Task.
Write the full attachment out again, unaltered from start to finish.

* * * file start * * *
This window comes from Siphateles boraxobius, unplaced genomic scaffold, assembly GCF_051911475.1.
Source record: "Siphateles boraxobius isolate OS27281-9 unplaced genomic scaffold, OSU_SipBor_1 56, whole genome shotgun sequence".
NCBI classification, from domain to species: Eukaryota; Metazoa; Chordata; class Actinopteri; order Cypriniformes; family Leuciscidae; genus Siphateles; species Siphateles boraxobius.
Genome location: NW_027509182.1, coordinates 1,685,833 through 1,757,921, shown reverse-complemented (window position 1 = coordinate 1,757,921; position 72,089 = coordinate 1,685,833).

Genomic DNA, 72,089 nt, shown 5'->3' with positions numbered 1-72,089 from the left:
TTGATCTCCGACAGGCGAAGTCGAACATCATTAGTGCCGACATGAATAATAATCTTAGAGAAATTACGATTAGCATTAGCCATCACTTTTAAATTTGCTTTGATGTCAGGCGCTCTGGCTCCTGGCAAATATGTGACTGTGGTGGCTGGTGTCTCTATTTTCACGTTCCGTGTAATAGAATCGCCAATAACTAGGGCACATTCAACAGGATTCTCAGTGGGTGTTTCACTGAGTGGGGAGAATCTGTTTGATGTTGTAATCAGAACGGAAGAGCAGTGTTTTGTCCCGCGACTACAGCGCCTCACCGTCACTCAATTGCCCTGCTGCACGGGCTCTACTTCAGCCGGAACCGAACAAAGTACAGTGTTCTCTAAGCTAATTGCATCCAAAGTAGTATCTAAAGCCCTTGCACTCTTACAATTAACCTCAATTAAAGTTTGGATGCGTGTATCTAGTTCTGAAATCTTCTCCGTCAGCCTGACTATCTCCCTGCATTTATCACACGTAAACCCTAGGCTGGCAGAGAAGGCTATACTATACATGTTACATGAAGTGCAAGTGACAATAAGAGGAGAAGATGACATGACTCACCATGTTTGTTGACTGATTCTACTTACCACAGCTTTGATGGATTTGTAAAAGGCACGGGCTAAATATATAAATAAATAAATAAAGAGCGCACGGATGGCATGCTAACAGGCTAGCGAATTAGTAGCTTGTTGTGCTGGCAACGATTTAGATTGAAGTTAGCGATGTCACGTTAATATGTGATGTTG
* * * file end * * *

This window comes from Siphateles boraxobius, unplaced genomic scaffold, assembly GCF_051911475.1.
Source record: "Siphateles boraxobius isolate OS27281-9 unplaced genomic scaffold, OSU_SipBor_1 56, whole genome shotgun sequence".
NCBI classification, from domain to species: Eukaryota; Metazoa; Chordata; class Actinopteri; order Cypriniformes; family Leuciscidae; genus Siphateles; species Siphateles boraxobius.
Genome location: NW_027509182.1, coordinates 1,685,833 through 1,757,921, shown reverse-complemented (window position 1 = coordinate 1,757,921; position 72,089 = coordinate 1,685,833).

Genomic DNA, 72,089 nt, shown 5'->3' with positions numbered 1-72,089 from the left:
TTGATCTCCGACAGGCGAAGTCGAACATCATTAGTGCCGACATGAATAATAATCTTAGAGAAATTACGATTAGCATTAGCCATCACTTTTAAATTTGCTTTGATGTCAGGCGCTCTGGCTCCTGGCAAATATGTGACTGTGGTGGCTGGTGTCTCTATTTTCACGTTCCGTGTAATAGAATCGCCAATAACTAGGGCACATTCAACAGGATTCTCAGTGGGTGTTTCACTGAGTGGGGAGAATCTGTTTGATGTTGTAATCAGAACGGAAGAGCAGTGTTTTGTCCCGCGACTACAGCGCCTCACCGTCACTCAATTGCCCTGCTGCACGGGCTCTACTTCAGCCGGAACCGAACAAAGTACAGTGTTCTCTAAGCTAATTGCATCCAAAGTAGTATCTAAAGCCCTTGCACTCTTACAATTAACCTCAATTAAAGTTTGGATGCGTGTATCTAGTTCTGAAATCTTCTCCGTCAGCCTGACTATCTCCCTGCATTTATCACACGTAAACCCTAGGCTGGCAGAGAAGGCTATACTATACATGTTACATGAAGTGCAAGTGACAATAAGAGGAGAAGATGACATGACTCACCATGTTTGTTGACTGATTCTACTTACCACAGCTTTGATGGATTTGTAAAAGGCACGGGCTAAATATATAAATAAATAAATAAAGAGCGCACGGATGGCATGCTAACAGGCTAGCGAATTAGTAGCTTGTTGTGCTGGCAACGATTTAGATTGAAGTTAGCGATGTCACGTTAATATGTGATGTTG